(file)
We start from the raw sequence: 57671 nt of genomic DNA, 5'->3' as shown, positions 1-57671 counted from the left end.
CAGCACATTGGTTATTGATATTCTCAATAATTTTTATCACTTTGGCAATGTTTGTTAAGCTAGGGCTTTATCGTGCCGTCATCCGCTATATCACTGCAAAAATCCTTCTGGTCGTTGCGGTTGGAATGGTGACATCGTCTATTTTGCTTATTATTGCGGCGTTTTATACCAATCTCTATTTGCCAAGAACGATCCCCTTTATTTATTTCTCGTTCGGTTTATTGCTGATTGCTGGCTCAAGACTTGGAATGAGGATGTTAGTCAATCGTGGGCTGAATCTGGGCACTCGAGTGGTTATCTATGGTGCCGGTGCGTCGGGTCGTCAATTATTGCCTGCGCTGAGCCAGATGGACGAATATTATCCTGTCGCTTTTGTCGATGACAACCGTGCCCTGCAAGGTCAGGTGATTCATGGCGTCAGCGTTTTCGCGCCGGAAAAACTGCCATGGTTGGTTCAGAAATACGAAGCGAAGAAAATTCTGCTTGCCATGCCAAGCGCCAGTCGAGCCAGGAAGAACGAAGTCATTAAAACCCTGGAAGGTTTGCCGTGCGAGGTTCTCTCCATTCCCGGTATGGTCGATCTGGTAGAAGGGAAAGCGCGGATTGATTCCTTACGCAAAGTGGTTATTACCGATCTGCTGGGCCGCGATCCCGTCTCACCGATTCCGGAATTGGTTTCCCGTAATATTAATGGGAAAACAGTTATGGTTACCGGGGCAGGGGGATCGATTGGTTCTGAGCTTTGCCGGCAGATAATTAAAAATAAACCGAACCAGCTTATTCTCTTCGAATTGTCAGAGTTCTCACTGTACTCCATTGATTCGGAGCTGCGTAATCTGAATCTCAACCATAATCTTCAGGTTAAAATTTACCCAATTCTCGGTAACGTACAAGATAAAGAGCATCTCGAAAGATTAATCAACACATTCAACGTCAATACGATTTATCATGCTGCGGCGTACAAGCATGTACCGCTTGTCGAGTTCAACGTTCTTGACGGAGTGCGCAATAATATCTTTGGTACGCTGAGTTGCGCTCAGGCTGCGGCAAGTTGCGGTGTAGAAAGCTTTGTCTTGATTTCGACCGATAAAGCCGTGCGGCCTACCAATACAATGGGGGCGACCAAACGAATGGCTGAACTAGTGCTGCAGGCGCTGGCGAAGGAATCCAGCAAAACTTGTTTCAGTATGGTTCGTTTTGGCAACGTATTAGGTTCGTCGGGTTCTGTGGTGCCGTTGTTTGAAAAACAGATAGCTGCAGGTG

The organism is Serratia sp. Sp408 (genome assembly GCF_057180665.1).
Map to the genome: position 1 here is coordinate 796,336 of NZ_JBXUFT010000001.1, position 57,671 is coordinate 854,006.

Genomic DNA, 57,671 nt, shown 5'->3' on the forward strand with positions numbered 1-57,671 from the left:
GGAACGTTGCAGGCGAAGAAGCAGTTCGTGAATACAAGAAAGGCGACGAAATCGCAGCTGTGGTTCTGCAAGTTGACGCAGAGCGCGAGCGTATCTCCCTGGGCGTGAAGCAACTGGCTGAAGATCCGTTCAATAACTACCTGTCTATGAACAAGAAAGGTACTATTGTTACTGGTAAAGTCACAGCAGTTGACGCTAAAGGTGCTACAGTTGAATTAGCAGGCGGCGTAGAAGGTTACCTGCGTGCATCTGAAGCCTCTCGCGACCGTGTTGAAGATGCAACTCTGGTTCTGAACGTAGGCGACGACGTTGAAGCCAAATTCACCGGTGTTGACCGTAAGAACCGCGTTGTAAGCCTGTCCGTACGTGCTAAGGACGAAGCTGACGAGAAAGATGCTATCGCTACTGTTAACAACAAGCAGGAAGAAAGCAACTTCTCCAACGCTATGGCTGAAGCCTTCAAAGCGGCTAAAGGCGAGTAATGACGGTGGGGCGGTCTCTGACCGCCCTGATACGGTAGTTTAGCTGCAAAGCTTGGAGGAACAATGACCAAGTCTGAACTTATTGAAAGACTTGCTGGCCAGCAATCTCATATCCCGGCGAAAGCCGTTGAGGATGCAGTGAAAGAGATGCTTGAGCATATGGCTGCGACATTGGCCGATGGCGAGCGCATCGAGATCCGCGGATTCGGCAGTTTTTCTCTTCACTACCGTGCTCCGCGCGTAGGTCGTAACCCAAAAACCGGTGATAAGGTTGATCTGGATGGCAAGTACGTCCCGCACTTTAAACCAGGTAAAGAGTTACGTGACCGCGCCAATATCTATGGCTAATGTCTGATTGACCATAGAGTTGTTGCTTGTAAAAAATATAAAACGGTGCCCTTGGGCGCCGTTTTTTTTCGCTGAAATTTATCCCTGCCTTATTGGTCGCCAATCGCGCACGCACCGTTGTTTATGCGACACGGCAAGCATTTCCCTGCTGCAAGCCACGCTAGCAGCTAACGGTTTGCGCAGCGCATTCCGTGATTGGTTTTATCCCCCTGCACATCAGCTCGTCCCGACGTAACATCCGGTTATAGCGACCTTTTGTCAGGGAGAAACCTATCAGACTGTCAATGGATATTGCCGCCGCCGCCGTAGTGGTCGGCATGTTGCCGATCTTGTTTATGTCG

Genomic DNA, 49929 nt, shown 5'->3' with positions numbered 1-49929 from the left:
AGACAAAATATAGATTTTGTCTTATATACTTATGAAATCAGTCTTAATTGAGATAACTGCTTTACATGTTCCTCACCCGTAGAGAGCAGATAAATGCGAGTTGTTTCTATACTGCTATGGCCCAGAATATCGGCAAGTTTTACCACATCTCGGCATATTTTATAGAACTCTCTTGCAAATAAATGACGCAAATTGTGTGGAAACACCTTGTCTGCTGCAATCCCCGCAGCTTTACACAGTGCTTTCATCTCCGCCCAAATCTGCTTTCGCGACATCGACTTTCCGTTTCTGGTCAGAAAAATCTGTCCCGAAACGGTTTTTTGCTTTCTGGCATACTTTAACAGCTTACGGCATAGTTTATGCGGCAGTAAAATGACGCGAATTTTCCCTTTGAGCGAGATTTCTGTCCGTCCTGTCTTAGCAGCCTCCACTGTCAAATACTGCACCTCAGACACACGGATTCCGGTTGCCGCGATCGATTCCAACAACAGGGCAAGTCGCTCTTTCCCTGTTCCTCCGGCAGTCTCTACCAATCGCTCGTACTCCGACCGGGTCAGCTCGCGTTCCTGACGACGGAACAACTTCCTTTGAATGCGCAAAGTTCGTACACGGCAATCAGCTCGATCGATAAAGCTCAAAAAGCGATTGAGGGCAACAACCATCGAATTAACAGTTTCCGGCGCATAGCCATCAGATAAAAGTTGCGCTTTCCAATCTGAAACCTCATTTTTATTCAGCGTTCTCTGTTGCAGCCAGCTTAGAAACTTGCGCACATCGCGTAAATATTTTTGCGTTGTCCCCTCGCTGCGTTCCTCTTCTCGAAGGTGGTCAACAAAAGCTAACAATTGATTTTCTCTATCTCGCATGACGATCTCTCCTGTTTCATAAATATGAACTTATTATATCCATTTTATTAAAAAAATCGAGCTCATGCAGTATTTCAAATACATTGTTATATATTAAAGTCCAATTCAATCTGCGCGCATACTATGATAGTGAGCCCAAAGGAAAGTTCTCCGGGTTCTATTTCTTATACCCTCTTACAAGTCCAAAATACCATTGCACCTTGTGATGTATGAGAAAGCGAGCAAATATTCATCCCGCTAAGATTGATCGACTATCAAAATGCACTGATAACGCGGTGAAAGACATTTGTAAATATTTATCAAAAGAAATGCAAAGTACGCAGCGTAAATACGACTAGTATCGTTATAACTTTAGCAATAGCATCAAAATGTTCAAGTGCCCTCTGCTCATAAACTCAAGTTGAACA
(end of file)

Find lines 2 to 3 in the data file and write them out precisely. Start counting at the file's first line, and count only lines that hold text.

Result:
CAGCACATTGGTTATTGATATTCTCAATAATTTTTATCACTTTGGCAATGTTTGTTAAGCTAGGGCTTTATCGTGCCGTCATCCGCTATATCACTGCAAAAATCCTTCTGGTCGTTGCGGTTGGAATGGTGACATCGTCTATTTTGCTTATTATTGCGGCGTTTTATACCAATCTCTATTTGCCAAGAACGATCCCCTTTATTTATTTCTCGTTCGGTTTATTGCTGATTGCTGGCTCAAGACTTGGAATGAGGATGTTAGTCAATCGTGGGCTGAATCTGGGCACTCGAGTGGTTATCTATGGTGCCGGTGCGTCGGGTCGTCAATTATTGCCTGCGCTGAGCCAGATGGACGAATATTATCCTGTCGCTTTTGTCGATGACAACCGTGCCCTGCAAGGTCAGGTGATTCATGGCGTCAGCGTTTTCGCGCCGGAAAAACTGCCATGGTTGGTTCAGAAATACGAAGCGAAGAAAATTCTGCTTGCCATGCCAAGCGCCAGTCGAGCCAGGAAGAACGAAGTCATTAAAACCCTGGAAGGTTTGCCGTGCGAGGTTCTCTCCATTCCCGGTATGGTCGATCTGGTAGAAGGGAAAGCGCGGATTGATTCCTTACGCAAAGTGGTTATTACCGATCTGCTGGGCCGCGATCCCGTCTCACCGATTCCGGAATTGGTTTCCCGTAATATTAATGGGAAAACAGTTATGGTTACCGGGGCAGGGGGATCGATTGGTTCTGAGCTTTGCCGGCAGATAATTAAAAATAAACCGAACCAGCTTATTCTCTTCGAATTGTCAGAGTTCTCACTGTACTCCATTGATTCGGAGCTGCGTAATCTGAATCTCAACCATAATCTTCAGGTTAAAATTTACCCAATTCTCGGTAACGTACAAGATAAAGAGCATCTCGAAAGATTAATCAACACATTCAACGTCAATACGATTTATCATGCTGCGGCGTACAAGCATGTACCGCTTGTCGAGTTCAACGTTCTTGACGGAGTGCGCAATAATATCTTTGGTACGCTGAGTTGCGCTCAGGCTGCGGCAAGTTGCGGTGTAGAAAGCTTTGTCTTGATTTCGACCGATAAAGCCGTGCGGCCTACCAATACAATGGGGGCGACCAAACGAATGGCTGAACTAGTGCTGCAGGCGCTGGCGAAGGAATCCAGCAAAACTTGTTTCAGTATGGTTCGTTTTGGCAACGTATTAGGTTCGTCGGGTTCTGTGGTGCCGTTGTTTGAAAAACAGATAGCTGCAGGTG

The organism is Serratia sp. Sp408 (genome assembly GCF_057180665.1).